“Knowing that I can do my part to raise more awareness about the importance of blood donation is what compelled me to become a Red Cross HBCU Ambassador,” said Alexis Powell, a fifth generation Alabama A&M student from Birmingham who spent much of her childhood visiting the campus. “I think some students are afraid to give blood because they are not familiar with the cause. I wish more people knew that one blood donation can help save up to three lives…and make someone’s life a little easier.”
Carlandra “DJ Landy” Harris, a sophomore majoring in biomedical engineering at Alabama State, entertained presenting blood donors and volunteers with live music mixes at her campus blood drive and echoes the sentiments of the HBCU Ambassadors.
“It’s important to donate blood,” said Harris. “You may be healthy, but someone may not be as healthy. So do it for a good cause and give back by giving blood. You will produce some more red blood cells.”
Irregardless of which school wins the Magic City Classic Blood Drive or the game, what is of most value to these students is the collaborative impact.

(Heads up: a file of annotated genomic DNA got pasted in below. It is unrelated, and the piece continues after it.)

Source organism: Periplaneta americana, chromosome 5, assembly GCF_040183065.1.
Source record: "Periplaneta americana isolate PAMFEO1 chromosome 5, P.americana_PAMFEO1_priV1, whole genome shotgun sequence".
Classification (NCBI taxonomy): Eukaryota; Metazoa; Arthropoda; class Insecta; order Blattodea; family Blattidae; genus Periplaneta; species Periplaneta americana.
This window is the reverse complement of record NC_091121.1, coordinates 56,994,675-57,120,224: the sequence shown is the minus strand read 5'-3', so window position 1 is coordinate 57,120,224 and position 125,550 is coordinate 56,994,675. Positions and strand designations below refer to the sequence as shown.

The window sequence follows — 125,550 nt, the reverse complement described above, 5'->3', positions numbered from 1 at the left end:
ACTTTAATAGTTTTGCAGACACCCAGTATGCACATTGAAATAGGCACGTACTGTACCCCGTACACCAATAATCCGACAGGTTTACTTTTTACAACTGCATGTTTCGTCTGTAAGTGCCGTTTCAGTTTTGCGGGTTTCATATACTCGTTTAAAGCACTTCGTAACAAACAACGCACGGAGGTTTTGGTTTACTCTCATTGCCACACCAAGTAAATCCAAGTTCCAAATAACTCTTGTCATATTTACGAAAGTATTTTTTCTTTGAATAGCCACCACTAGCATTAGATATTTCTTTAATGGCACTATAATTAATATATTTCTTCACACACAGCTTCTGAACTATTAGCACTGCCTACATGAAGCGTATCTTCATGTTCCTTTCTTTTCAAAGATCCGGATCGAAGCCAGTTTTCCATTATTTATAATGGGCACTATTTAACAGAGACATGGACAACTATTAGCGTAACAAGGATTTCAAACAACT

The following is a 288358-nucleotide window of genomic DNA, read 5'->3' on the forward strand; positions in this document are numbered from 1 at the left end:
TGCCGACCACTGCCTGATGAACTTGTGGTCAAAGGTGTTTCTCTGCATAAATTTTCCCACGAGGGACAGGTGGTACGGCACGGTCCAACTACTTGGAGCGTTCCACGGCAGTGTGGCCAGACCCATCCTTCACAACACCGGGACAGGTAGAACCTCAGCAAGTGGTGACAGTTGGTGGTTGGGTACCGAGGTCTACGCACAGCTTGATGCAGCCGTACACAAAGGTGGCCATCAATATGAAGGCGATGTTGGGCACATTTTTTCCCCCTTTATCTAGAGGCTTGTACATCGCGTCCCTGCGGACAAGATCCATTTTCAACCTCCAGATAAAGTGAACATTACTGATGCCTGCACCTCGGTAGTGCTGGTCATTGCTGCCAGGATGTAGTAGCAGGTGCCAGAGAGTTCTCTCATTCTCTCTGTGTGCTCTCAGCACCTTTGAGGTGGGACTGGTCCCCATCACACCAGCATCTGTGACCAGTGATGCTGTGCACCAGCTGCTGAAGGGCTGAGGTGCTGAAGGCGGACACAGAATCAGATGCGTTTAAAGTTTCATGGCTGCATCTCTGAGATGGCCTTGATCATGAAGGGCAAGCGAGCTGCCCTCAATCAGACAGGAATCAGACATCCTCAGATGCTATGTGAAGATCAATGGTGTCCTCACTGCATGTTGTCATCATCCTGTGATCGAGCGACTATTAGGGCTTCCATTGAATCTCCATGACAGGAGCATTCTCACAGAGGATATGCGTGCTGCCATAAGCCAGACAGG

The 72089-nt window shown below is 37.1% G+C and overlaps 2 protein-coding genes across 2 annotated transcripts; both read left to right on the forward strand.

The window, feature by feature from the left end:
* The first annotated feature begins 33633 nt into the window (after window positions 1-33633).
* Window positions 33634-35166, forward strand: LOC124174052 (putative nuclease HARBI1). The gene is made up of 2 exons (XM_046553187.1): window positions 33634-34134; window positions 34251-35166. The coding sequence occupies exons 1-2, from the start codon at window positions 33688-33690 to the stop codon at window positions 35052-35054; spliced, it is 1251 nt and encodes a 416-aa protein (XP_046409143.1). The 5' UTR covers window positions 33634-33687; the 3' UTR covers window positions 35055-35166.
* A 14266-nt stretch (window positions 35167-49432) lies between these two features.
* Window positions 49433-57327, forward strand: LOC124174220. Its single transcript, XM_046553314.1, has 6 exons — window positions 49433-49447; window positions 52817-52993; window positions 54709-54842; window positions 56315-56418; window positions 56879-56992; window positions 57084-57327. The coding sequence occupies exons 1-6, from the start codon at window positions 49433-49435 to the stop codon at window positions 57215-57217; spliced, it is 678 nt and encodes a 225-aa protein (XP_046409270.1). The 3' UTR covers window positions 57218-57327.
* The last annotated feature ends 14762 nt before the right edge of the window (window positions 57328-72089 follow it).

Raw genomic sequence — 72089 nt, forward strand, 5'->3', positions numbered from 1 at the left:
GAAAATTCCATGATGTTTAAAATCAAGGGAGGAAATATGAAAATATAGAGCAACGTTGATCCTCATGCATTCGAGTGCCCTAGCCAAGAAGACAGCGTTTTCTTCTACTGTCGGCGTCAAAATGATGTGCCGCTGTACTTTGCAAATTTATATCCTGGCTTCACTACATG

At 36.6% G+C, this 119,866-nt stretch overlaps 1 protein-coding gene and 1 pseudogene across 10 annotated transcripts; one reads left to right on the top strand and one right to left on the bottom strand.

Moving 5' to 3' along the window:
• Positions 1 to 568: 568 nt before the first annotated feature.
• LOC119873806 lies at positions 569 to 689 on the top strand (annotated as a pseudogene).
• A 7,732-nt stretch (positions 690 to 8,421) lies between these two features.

“I enjoy the excitement surrounding the game and the game itself, [but] the most rewarding part of being an ambassador is once we finish hosting our blood drive, we receive a report informing us of how much blood was collected and how it’s going to positively affect peoples’ lives,” said Taniya Rainge, who made her first blood donation at last year’s Magic City Classic Blood Drive.
Considering the record-breaking number of presenting blood donors and blood donations collected at this year’s Magic City Classic Blood Drive, Rainge and her fellow HBCU ambassadors can celebrate the magical impact both universities have made on the lives of hospital patients this fall.
Joined by Blood
The Magic City Classic Blood Drive is part of Joined by Blood, a fall activation of the Red Cross Sickle Cell Initiative, representing the powerful connection between blood donors and patients. To help ensure patients have the blood products they need, the Red Cross is teaming up with partners in the Black community — such as HBCUs, 100 Black Men of America, Inc., Kier’s Hope Foundation, Inc. and others — to host blood drives and rally blood donors who are Black to support the blood transfusion needs of patients with sickle cell.
To schedule an appointment to give blood, visit RedCrossBlood.org/OurBlood or call 1-800-RED-CROSS (1-800-733-2767).